Practicing a form of meditation and stretching can help relieve symptoms of post-traumatic stress disorder and normalize stress hormone levels for nurses, according to a recent study accepted for publication in the July issue of the Endocrine Society’s Journal of Clinical Endocrinology & Metabolism (JCEM).
This is good news for the more than 7 million adults nationwide who are diagnosed with post-traumatic stress disorder (PTSD) in a typical year. The mental health condition, triggered by a traumatic event, can cause flashbacks, anxiety and other symptoms.
A randomized, controlled, clinical trial studied the impact of mind-body practices like meditation and stretching for nurses, a group at high-risk of developing PTSD due to repeated exposure to extreme stressors.
PTSD patients have high levels of corticotrophin-releasing hormone (CRH) and unusually low levels of cortisol – two hormones used to regulate the body’s response to stress. Although levels of the stress hormone cortisol typically rise in response to pressure, PTSD patients have abnormally low levels of cortisol and benefit when these levels increase. The study found cortisol levels responded favorably in nurses who participated in mind-body exercises for an 8-week period.
“Mind-body exercise offers a low-cost approach that could be used as a complement to traditional psychotherapy or drug treatments,” said the study’s lead author, Sang H. Kim, PhD, of the National Institutes of Health. “These self-directed practices give PTSD patients control over their own treatment and have few side effects.”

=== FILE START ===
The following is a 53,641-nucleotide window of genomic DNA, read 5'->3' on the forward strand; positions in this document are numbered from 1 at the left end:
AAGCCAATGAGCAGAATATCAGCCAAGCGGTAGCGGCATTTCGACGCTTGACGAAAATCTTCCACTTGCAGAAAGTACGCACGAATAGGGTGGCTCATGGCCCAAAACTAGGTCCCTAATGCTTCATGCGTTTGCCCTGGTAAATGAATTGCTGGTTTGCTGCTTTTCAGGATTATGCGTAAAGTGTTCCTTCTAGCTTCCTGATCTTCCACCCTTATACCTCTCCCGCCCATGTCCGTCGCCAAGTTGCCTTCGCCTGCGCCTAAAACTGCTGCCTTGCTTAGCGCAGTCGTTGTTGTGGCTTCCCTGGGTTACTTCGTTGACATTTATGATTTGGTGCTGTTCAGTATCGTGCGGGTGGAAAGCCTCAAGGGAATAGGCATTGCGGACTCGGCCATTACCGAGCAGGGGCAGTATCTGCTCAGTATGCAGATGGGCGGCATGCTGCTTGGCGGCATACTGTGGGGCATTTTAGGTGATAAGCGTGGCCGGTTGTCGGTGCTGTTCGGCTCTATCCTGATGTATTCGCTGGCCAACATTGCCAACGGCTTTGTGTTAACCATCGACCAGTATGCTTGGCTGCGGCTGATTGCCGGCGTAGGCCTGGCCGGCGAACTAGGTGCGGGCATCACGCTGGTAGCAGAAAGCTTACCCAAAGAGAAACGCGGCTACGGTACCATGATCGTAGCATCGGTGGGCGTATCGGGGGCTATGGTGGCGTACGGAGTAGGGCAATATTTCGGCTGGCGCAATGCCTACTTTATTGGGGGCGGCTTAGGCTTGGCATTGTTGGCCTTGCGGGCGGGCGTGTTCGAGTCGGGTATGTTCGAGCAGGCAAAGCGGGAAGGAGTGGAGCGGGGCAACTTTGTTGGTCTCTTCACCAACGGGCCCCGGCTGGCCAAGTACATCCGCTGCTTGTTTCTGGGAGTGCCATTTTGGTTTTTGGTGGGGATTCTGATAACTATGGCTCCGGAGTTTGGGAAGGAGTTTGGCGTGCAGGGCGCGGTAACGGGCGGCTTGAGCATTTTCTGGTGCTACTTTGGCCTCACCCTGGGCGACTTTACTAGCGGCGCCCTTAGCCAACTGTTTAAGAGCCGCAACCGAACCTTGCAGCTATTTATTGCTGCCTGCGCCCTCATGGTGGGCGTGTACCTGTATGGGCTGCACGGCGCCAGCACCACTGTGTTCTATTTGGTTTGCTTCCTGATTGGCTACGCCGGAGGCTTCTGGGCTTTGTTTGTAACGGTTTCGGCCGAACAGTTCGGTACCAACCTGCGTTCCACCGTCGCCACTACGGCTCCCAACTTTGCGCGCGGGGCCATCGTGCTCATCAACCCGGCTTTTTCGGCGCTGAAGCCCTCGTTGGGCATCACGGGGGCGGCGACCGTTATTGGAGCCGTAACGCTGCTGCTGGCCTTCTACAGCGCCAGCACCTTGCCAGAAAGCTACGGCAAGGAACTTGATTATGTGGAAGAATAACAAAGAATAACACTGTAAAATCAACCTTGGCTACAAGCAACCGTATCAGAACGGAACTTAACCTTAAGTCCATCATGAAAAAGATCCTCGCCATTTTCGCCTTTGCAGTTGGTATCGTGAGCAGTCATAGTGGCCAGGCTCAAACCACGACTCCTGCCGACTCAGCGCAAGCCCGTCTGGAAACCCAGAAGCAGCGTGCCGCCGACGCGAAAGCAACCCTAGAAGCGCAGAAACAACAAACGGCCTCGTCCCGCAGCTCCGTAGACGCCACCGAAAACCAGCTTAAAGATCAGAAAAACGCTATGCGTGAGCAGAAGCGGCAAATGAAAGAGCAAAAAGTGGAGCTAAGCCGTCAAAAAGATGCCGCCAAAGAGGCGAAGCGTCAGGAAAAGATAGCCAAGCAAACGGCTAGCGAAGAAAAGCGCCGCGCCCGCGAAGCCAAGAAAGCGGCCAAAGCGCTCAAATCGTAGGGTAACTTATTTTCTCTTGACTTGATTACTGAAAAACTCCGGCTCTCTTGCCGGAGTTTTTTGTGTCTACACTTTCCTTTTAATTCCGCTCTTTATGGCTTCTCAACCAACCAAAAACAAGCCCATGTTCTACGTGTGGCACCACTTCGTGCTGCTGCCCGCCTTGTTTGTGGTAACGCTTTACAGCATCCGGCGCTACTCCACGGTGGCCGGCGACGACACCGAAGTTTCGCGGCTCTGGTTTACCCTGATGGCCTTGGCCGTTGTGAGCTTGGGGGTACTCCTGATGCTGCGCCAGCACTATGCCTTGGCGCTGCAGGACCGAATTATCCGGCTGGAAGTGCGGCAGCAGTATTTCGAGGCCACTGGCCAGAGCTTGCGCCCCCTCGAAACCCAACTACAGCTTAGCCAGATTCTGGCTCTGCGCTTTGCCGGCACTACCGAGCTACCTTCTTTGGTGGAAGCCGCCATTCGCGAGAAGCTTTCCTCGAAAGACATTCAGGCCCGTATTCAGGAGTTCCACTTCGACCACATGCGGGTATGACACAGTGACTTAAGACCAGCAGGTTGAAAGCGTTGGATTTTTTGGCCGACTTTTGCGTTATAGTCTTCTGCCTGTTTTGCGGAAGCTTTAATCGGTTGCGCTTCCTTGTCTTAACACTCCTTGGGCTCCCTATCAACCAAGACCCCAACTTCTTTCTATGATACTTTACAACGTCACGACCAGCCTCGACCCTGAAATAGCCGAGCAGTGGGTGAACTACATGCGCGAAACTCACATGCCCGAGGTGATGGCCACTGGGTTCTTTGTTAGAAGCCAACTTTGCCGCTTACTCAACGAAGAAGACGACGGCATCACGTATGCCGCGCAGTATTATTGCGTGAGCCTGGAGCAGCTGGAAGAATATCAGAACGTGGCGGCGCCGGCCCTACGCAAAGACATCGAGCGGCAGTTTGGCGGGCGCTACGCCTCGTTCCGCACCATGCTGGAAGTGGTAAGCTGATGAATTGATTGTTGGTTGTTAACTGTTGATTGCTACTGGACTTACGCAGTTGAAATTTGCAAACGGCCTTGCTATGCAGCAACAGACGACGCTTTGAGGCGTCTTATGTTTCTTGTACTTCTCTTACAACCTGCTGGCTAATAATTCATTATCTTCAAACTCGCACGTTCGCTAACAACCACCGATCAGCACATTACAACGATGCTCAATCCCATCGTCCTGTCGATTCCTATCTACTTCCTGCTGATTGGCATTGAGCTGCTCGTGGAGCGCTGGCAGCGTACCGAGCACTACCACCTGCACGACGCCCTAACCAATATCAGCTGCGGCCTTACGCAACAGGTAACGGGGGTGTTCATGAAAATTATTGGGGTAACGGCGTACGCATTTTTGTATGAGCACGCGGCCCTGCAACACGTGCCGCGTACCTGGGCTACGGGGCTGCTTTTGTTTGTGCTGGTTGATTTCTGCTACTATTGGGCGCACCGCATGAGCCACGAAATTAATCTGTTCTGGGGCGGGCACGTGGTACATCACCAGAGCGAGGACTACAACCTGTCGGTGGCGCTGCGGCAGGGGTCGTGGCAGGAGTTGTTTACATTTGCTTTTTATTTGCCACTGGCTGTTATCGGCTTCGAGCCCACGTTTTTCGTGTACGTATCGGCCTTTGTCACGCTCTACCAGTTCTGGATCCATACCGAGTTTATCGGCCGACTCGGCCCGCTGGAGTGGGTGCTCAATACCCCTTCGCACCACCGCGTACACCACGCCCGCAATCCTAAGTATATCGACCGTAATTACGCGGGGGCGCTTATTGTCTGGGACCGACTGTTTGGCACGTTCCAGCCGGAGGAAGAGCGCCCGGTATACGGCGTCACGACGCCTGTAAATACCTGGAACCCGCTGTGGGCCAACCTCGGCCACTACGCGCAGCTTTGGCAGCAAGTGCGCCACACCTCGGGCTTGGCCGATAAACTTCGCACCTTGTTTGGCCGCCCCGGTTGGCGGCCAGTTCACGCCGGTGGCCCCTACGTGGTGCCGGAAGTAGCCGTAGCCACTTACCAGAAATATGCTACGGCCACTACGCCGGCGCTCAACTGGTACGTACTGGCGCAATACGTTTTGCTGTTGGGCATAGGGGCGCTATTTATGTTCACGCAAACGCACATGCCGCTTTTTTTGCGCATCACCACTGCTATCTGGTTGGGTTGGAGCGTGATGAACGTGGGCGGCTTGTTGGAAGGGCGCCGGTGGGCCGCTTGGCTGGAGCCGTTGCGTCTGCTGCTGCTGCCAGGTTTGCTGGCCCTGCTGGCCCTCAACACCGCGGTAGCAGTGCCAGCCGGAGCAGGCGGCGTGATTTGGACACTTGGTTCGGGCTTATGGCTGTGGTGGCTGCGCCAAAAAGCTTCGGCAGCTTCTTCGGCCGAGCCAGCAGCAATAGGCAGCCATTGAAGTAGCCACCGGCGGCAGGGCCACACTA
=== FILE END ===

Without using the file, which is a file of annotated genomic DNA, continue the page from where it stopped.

Twenty-eight nurses from the University of New Mexico Hospital, including 22 experiencing PTSD symptoms, were divided into two groups. One group took 60-minute mind-body sessions where participants performed stretching, balancing and deep breathing exercises while focusing on awareness of their body’s movements, sensations and surroundings – a form of meditation called mindfulness. The control group did not participate in the twice-weekly class.
The predominantly female participants underwent blood tests to measure their stress hormone levels and completed the government’s PTSD checklist for civilians. Among those who were enrolled in the mind-body course, cortisol levels in the blood rose 67 percent and PTSD checklist scores decreased by 41 percent, indicating the individuals were displaying fewer PTSD symptoms. In comparison, the control group had a nearly 4 percent decline in checklist scores and a 17 percent increase in blood cortisol levels during the same period.
“Participants in the mind-body intervention reported that not only did the mind-body exercises reduce the impact of stress on their daily lives, but they also slept better, felt calmer and were motivated to resume hobbies and other enjoyable activities they had dropped,” Kim said. “This is a promising PTSD intervention worthy of further study to determine its long-term effects.”
Other researchers working on the study included S. Schneider, L. Kravitz, C. Mermier, C. Qualls and M. Burge of the University of New Mexico, and M. Bevans of the National Institutes of Health.